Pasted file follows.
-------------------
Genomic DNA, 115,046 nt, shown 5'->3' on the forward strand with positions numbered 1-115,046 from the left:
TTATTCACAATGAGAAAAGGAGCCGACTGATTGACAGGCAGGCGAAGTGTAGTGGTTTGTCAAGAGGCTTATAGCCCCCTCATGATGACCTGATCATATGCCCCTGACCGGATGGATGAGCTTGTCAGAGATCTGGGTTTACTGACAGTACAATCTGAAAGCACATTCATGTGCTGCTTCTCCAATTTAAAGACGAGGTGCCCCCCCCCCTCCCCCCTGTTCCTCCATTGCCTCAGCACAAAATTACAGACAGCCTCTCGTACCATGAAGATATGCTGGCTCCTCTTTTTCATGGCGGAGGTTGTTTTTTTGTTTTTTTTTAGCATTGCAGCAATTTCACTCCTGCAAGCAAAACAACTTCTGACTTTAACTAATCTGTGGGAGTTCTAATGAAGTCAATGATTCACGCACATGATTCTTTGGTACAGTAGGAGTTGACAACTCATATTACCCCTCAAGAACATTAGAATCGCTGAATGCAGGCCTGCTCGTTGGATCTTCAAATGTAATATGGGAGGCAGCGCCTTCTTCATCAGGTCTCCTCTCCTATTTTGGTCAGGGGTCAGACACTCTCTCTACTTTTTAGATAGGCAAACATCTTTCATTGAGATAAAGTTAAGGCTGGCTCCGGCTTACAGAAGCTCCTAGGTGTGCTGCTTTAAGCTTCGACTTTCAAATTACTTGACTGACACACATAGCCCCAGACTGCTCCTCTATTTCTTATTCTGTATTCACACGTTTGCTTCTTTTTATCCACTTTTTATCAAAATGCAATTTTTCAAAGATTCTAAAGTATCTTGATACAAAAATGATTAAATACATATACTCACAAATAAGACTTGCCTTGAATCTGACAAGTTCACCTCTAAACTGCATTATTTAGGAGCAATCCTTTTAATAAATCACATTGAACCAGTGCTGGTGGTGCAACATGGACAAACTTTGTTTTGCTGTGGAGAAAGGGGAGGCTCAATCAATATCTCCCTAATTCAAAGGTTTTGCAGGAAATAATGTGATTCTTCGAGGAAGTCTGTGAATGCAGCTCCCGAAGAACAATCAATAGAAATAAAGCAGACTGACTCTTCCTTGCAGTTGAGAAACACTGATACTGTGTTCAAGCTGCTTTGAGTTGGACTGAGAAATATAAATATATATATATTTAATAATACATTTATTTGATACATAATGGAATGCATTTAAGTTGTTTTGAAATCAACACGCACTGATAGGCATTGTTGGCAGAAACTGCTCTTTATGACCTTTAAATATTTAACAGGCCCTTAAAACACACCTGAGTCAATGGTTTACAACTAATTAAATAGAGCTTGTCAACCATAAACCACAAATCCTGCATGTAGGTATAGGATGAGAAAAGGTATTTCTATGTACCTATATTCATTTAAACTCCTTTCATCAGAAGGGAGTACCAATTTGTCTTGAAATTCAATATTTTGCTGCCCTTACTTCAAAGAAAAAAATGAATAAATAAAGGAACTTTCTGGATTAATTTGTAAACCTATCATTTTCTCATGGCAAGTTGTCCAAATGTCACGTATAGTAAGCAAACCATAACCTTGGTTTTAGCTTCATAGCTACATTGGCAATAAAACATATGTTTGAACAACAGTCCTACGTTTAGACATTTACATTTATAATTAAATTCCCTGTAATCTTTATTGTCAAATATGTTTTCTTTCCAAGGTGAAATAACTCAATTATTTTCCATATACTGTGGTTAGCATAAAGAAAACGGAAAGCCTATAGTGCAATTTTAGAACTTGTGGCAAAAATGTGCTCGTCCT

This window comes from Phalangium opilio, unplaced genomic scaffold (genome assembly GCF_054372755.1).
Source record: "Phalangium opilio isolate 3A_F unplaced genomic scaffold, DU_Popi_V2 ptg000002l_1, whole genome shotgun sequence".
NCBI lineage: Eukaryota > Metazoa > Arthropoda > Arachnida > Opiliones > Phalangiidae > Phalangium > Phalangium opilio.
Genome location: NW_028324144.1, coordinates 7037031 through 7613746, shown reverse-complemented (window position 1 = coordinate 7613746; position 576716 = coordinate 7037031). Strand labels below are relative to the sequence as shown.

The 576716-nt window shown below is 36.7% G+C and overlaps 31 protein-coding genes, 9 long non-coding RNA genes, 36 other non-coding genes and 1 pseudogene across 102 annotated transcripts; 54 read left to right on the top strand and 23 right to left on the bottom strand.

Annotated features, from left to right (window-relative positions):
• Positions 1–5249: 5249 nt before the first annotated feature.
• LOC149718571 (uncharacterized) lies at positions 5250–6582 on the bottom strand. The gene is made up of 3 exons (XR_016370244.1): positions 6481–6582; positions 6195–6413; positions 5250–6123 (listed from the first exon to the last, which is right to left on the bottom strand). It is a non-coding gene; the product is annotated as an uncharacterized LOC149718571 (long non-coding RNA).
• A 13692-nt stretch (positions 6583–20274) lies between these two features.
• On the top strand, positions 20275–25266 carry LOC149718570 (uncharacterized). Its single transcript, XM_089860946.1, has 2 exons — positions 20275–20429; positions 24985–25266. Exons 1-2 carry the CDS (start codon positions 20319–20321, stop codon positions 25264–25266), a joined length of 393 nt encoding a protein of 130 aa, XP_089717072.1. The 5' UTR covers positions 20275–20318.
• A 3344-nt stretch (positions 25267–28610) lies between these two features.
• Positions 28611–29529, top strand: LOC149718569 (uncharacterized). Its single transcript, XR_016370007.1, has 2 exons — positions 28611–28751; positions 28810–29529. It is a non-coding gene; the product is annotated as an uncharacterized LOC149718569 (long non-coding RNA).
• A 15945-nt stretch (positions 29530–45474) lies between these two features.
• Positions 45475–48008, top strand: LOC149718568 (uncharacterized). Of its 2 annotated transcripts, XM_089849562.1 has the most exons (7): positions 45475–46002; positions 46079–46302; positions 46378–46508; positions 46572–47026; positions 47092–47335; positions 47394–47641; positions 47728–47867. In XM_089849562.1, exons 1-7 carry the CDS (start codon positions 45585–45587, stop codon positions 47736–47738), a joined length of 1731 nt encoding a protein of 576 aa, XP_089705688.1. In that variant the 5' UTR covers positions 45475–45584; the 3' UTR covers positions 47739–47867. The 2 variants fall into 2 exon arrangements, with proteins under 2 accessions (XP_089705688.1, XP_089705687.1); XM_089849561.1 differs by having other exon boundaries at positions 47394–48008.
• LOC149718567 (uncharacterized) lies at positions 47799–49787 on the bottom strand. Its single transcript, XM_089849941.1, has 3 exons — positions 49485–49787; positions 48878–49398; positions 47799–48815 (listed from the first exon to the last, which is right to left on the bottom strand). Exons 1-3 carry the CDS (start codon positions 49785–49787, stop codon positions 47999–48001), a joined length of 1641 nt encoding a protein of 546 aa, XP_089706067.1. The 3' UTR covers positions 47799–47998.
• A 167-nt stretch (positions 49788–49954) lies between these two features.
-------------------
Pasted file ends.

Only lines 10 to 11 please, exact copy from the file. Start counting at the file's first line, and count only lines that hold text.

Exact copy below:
• LOC149718571 (uncharacterized) lies at positions 5250–6582 on the bottom strand. The gene is made up of 3 exons (XR_016370244.1): positions 6481–6582; positions 6195–6413; positions 5250–6123 (listed from the first exon to the last, which is right to left on the bottom strand). It is a non-coding gene; the product is annotated as an uncharacterized LOC149718571 (long non-coding RNA).
• A 13692-nt stretch (positions 6583–20274) lies between these two features.